Gaborik making a name for himself around the league

By Brian Murphy

Knight Ridder Newspapers

VANCOUVER, British Columbia -- Phoenix caught a glimpse of Marian magic six weeks ago. Last month, Los Angeles got acquainted. And the Nashville Predators had a brief introduction.

But Saturday, the Vancouver Canucks and a coast-to-coast audience in Canada formally were introduced to the game-breaking talents of Marian Gaborik, the Minnesota Wild's worst-kept secret.

In a game in which he was questionable to play, Gaborik pulled his third hat trick of the season out of the bag to carry the Wild to a 4-2 victory over the red-hot Canucks in front of 18,422 at General Motors Place and a nationally televised broadcast of "Hockey Night in Canada."


"It was great to come back strong," Gaborik said. "I think it was our best game of the year. We battled hard; we were really disciplined and it was great effort on the road."

Gaborik scored two goals four minutes apart in the second period then added the game-clincher 3:48 into the third period to give him a league-leading 18 goals on the season and snap a five-game Minnesota winless streak.

It was Gaborik's fifth career hat trick, adding to a six-point performance against the Coyotes Oct. 26 and three-goal games against the Kings on Nov. 4 and the Predators on Nov. 25.

The victory gave the Wild four points out of a possible six on their three-game western Canada road trip, which ended with an intense, bloody match against the Canucks that had all the markings of a playoff game.

Ed Jovanovski threw another log on the smoldering fire of ill will between the teams when he hammered Jason Marshall into the boards with 4:49 to play. The hit, which left Marshall in a bloody heap on the ice for several minutes, earned Jovanovski a five-minute boarding major and game misconduct.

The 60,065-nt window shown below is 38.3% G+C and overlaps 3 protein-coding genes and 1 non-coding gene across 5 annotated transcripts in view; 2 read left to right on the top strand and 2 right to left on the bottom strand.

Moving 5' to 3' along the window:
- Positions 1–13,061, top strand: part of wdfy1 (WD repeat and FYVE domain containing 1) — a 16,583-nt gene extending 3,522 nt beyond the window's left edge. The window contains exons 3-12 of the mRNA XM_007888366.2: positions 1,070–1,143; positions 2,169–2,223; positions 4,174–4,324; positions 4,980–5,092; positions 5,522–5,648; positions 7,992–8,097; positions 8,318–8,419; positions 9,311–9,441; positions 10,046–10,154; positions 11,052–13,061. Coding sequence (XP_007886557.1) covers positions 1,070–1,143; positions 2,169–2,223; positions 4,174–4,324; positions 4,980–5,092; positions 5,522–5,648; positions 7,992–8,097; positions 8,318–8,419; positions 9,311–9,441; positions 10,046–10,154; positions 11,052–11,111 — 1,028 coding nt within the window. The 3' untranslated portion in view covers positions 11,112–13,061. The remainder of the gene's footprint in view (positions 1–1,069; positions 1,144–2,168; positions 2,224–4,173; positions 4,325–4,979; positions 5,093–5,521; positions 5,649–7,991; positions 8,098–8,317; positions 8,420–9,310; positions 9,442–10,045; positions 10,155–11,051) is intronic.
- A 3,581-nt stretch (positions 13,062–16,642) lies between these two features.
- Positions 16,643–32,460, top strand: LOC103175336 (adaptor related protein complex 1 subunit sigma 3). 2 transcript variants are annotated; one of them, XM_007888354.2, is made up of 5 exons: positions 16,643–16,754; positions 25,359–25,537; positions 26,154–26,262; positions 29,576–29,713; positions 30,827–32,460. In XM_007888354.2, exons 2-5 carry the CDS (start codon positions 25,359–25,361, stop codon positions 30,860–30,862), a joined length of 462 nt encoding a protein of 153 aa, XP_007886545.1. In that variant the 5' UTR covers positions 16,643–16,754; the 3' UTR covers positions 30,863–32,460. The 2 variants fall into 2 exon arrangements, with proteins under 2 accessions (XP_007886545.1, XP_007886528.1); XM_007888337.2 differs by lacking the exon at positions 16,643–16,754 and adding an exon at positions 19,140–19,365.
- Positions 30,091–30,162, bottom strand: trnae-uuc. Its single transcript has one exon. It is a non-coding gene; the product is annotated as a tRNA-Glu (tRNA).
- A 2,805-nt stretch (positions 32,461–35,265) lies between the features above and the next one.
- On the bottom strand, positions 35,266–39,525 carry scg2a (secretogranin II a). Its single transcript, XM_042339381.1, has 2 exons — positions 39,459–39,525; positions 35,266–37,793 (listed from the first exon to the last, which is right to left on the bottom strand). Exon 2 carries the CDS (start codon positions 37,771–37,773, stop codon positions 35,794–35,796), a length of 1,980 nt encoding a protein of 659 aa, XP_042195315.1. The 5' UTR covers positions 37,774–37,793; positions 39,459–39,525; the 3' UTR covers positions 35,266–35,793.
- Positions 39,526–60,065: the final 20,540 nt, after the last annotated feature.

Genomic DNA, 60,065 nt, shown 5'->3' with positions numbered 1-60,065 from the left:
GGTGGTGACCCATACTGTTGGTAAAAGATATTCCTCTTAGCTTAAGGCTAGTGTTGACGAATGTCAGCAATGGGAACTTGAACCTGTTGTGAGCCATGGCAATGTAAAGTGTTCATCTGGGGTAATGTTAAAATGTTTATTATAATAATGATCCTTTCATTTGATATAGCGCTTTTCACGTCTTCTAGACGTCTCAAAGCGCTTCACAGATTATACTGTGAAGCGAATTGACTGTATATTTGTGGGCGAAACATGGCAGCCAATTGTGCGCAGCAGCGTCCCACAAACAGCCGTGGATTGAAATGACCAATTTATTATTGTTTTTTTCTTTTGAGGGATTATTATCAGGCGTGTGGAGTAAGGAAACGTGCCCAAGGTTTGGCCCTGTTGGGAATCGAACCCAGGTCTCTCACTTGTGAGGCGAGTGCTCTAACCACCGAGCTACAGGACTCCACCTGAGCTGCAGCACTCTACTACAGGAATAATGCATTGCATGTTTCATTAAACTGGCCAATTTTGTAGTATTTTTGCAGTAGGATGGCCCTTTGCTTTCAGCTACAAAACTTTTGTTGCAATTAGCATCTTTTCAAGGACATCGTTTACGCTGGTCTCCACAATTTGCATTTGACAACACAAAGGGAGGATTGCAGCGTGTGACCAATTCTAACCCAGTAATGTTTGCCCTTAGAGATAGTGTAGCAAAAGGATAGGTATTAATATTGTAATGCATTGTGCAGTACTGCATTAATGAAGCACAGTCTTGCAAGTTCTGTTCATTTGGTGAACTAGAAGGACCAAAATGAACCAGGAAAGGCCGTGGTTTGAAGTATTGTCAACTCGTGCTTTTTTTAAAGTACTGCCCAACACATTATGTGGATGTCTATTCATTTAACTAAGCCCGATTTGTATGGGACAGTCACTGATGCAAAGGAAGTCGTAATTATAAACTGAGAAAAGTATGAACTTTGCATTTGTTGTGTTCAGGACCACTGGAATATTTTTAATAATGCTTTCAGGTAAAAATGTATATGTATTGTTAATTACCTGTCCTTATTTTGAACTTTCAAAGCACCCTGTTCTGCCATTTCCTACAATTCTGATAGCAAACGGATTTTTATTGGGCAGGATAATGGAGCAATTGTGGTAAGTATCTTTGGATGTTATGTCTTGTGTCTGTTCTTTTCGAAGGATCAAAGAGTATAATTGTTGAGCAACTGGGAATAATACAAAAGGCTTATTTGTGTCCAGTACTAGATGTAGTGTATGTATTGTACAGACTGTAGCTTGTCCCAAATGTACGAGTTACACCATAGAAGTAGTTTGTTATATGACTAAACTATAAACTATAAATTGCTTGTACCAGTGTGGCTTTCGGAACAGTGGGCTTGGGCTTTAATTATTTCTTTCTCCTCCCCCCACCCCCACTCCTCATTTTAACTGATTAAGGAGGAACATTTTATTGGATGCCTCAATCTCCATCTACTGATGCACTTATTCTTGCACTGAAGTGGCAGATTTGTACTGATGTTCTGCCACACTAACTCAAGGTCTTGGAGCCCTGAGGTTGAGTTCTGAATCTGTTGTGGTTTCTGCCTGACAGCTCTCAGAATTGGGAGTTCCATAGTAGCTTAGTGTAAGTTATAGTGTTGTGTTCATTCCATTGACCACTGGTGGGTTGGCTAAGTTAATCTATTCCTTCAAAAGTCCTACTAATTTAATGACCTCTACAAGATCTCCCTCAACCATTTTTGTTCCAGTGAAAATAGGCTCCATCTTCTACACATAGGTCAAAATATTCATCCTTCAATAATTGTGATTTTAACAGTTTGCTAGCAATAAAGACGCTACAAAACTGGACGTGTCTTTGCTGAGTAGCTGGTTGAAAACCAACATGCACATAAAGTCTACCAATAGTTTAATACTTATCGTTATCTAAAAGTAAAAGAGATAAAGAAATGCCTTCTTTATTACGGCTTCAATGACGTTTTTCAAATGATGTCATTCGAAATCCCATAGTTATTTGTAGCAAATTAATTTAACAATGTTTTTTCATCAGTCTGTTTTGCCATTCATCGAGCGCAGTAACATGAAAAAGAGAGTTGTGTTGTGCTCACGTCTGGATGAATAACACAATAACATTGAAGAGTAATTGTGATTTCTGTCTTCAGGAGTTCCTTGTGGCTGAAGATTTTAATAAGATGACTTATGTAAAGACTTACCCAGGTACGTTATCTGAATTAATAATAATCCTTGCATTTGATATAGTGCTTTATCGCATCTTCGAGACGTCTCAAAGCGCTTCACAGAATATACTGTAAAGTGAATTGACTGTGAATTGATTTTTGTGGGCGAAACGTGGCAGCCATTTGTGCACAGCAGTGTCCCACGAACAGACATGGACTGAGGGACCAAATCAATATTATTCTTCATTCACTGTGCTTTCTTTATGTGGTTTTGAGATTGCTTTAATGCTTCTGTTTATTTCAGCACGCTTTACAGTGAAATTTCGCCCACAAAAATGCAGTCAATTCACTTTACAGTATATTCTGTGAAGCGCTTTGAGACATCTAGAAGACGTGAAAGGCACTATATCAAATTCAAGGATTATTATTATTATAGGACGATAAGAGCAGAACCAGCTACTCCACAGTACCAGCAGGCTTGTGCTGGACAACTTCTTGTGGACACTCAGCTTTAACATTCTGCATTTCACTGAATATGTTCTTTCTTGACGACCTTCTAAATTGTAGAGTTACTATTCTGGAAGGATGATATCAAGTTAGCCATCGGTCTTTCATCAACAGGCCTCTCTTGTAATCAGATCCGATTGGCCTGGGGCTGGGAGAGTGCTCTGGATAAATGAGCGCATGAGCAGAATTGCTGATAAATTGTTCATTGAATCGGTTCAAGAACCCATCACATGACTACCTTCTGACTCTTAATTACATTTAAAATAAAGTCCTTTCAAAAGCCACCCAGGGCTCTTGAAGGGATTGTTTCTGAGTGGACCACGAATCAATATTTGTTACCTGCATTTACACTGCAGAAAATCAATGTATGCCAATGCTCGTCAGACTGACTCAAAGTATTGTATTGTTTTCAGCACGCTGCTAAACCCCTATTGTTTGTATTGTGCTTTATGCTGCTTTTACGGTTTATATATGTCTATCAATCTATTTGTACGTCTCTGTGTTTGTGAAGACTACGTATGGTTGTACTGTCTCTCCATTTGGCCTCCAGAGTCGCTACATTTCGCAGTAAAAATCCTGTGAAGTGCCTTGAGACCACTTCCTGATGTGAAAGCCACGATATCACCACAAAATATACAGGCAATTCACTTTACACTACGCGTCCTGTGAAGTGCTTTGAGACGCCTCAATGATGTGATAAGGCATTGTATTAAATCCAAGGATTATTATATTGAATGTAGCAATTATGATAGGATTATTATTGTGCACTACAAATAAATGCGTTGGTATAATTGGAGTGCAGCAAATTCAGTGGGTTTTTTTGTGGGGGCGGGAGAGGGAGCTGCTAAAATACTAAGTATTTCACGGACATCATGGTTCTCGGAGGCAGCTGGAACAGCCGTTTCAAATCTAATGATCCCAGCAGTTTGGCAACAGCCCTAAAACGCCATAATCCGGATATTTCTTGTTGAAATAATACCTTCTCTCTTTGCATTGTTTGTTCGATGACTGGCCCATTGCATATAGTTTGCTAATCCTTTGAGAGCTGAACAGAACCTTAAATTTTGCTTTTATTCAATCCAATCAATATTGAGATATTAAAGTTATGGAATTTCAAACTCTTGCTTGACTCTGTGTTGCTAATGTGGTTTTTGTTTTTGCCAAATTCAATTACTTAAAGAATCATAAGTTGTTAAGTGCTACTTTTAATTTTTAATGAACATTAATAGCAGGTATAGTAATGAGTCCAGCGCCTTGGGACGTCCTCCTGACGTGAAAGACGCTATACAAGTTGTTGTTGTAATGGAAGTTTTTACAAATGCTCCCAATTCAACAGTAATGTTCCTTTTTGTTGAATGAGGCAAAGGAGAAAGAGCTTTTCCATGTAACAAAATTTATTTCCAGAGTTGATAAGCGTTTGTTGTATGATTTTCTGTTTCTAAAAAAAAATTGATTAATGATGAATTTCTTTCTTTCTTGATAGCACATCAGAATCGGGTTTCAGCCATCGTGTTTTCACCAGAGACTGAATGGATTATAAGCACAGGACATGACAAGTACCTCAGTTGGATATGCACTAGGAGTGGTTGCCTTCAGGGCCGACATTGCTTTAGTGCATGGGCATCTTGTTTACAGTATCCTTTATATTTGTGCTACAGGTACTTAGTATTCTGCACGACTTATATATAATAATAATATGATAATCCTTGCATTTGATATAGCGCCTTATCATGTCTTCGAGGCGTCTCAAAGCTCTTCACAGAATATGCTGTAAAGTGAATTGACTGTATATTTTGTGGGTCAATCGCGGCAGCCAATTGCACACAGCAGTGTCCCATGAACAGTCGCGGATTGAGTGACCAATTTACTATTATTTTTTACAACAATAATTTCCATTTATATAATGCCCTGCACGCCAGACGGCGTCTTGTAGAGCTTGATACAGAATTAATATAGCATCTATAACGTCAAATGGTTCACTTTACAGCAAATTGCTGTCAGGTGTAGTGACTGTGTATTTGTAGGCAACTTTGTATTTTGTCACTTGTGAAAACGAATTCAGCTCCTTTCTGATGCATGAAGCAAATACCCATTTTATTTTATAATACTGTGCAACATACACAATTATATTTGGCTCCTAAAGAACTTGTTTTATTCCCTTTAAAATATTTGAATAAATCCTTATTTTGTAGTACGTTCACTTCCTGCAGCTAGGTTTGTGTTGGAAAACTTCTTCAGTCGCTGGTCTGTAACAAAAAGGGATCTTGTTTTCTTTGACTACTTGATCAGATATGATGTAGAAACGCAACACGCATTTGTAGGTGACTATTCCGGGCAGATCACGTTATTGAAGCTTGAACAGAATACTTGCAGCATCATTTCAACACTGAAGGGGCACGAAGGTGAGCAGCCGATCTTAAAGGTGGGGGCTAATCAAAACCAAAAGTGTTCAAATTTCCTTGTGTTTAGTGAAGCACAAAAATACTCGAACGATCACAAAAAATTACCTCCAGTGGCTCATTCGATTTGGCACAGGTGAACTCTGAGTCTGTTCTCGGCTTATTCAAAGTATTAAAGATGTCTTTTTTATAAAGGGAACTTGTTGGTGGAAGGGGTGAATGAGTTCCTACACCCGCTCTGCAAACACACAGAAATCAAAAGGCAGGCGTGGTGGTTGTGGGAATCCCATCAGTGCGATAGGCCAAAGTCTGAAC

Marshall had a large gash on the left side of his head and suffered a concussion. He will have a CT scan today,

"He doesn't look good at all," coach Jacques Lemaire said. "I guess he didn't expect the hit."

Last year, Marshall was sucker-punched by Matt Cooke at GM Place, spawning a brawl-filled rematch three months later.


Gaborik darted behind Marek Malik at the blue line and drew a hooking penalty at 16:31. Minnesota controlled the puck in Vancouver's end for 45 seconds before Filip Kuba cracked the scoreless tie.

Andrew Brunette camped out behind Dan Cloutier and fed Kuba as he was cutting in on the right wing. He snapped a quick shot just inside the far post for his first goal in 41 games dating to Jan. 18. Sergei Zholtok drew the other assist.

It was a prelude to a fast-paced second period that managed to be entertaining despite the 10 minor penalties that were called.

Gaborik, who missed practice Friday because of a charley horse he suffered Thursday in Calgary, used his hands to dial up the intensity with a couple of stick-handling gems in the first five minutes.

With the teams skating four on four, Gaborik grabbed the puck in his own end and skated down the right wing, backing defenseman Murray Baron all the way to the goal line before snapping a shot through Cloutier's legs to give the Wild a 2-0 lead at 1:17.

Gaborik then stick-handled his way into the Canucks' zone and deftly used Brent Sopel to screen Cloutier and beat him high to regain Minnesota's two-goal lead.

Gaborik potted his final goal when he tipped Wes Walz's shot off Sopel past Cloutier to five Minnesota a two-goal cushion it would not relinquish.˙;

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